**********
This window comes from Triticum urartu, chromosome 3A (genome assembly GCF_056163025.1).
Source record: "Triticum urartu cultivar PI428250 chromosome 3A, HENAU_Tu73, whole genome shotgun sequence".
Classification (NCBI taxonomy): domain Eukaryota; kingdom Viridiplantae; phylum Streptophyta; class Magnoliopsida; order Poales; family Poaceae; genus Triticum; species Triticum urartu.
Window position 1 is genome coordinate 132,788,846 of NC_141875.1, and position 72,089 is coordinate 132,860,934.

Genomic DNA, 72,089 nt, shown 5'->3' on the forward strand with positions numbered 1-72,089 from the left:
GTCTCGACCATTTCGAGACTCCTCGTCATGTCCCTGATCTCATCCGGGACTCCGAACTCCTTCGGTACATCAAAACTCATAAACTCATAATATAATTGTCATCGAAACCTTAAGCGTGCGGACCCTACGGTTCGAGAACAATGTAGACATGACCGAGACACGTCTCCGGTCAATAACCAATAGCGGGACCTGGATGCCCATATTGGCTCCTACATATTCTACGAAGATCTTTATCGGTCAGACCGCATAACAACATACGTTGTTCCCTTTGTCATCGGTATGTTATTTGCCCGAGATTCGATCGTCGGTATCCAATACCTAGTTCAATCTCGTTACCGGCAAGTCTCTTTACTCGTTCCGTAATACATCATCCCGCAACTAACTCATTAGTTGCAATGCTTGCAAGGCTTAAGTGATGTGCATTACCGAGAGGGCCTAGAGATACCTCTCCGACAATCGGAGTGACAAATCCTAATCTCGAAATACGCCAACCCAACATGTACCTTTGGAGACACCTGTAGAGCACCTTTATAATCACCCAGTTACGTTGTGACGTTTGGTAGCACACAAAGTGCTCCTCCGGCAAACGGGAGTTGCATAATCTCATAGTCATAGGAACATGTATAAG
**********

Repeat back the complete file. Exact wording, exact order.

This window comes from Triticum urartu, chromosome 3A (genome assembly GCF_056163025.1).
Source record: "Triticum urartu cultivar PI428250 chromosome 3A, HENAU_Tu73, whole genome shotgun sequence".
Classification (NCBI taxonomy): domain Eukaryota; kingdom Viridiplantae; phylum Streptophyta; class Magnoliopsida; order Poales; family Poaceae; genus Triticum; species Triticum urartu.
Window position 1 is genome coordinate 132,788,846 of NC_141875.1, and position 72,089 is coordinate 132,860,934.

Genomic DNA, 72,089 nt, shown 5'->3' on the forward strand with positions numbered 1-72,089 from the left:
GTCTCGACCATTTCGAGACTCCTCGTCATGTCCCTGATCTCATCCGGGACTCCGAACTCCTTCGGTACATCAAAACTCATAAACTCATAATATAATTGTCATCGAAACCTTAAGCGTGCGGACCCTACGGTTCGAGAACAATGTAGACATGACCGAGACACGTCTCCGGTCAATAACCAATAGCGGGACCTGGATGCCCATATTGGCTCCTACATATTCTACGAAGATCTTTATCGGTCAGACCGCATAACAACATACGTTGTTCCCTTTGTCATCGGTATGTTATTTGCCCGAGATTCGATCGTCGGTATCCAATACCTAGTTCAATCTCGTTACCGGCAAGTCTCTTTACTCGTTCCGTAATACATCATCCCGCAACTAACTCATTAGTTGCAATGCTTGCAAGGCTTAAGTGATGTGCATTACCGAGAGGGCCTAGAGATACCTCTCCGACAATCGGAGTGACAAATCCTAATCTCGAAATACGCCAACCCAACATGTACCTTTGGAGACACCTGTAGAGCACCTTTATAATCACCCAGTTACGTTGTGACGTTTGGTAGCACACAAAGTGCTCCTCCGGCAAACGGGAGTTGCATAATCTCATAGTCATAGGAACATGTATAAG